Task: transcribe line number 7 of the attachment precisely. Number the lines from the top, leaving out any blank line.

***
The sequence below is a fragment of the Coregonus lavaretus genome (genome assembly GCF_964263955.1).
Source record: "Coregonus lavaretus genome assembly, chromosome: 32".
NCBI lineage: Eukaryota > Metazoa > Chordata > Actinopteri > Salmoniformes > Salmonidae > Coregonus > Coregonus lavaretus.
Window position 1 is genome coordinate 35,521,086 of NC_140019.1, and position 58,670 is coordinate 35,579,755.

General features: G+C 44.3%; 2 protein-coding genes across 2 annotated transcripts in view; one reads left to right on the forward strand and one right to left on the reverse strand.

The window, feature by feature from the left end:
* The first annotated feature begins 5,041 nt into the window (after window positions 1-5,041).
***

* The first annotated feature begins 5,041 nt into the window (after window positions 1-5,041).